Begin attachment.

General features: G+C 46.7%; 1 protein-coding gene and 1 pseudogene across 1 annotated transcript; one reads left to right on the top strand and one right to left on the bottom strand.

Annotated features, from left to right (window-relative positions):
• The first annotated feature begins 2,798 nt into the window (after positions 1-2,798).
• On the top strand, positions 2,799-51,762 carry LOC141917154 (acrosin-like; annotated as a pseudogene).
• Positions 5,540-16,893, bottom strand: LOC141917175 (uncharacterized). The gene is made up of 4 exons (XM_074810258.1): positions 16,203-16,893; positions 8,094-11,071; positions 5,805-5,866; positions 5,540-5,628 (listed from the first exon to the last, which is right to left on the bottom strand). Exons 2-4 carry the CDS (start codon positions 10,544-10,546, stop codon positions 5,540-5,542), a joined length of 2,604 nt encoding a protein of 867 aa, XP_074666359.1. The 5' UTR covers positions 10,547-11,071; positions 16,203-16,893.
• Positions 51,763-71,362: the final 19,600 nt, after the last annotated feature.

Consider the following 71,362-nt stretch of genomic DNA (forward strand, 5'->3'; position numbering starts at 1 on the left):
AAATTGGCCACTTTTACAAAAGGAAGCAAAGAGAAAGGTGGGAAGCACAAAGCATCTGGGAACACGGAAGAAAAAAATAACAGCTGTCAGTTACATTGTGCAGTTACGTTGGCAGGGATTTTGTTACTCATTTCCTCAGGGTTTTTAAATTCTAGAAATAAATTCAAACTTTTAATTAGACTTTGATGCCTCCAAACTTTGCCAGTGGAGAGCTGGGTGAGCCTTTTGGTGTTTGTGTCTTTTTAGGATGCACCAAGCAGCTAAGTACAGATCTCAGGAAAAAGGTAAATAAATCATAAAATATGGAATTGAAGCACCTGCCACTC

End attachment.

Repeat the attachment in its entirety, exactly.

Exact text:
General features: G+C 46.7%; 1 protein-coding gene and 1 pseudogene across 1 annotated transcript; one reads left to right on the top strand and one right to left on the bottom strand.

Annotated features, from left to right (window-relative positions):
• The first annotated feature begins 2,798 nt into the window (after positions 1-2,798).
• On the top strand, positions 2,799-51,762 carry LOC141917154 (acrosin-like; annotated as a pseudogene).
• Positions 5,540-16,893, bottom strand: LOC141917175 (uncharacterized). The gene is made up of 4 exons (XM_074810258.1): positions 16,203-16,893; positions 8,094-11,071; positions 5,805-5,866; positions 5,540-5,628 (listed from the first exon to the last, which is right to left on the bottom strand). Exons 2-4 carry the CDS (start codon positions 10,544-10,546, stop codon positions 5,540-5,542), a joined length of 2,604 nt encoding a protein of 867 aa, XP_074666359.1. The 5' UTR covers positions 10,547-11,071; positions 16,203-16,893.
• Positions 51,763-71,362: the final 19,600 nt, after the last annotated feature.

Consider the following 71,362-nt stretch of genomic DNA (forward strand, 5'->3'; position numbering starts at 1 on the left):
AAATTGGCCACTTTTACAAAAGGAAGCAAAGAGAAAGGTGGGAAGCACAAAGCATCTGGGAACACGGAAGAAAAAAATAACAGCTGTCAGTTACATTGTGCAGTTACGTTGGCAGGGATTTTGTTACTCATTTCCTCAGGGTTTTTAAATTCTAGAAATAAATTCAAACTTTTAATTAGACTTTGATGCCTCCAAACTTTGCCAGTGGAGAGCTGGGTGAGCCTTTTGGTGTTTGTGTCTTTTTAGGATGCACCAAGCAGCTAAGTACAGATCTCAGGAAAAAGGTAAATAAATCATAAAATATGGAATTGAAGCACCTGCCACTC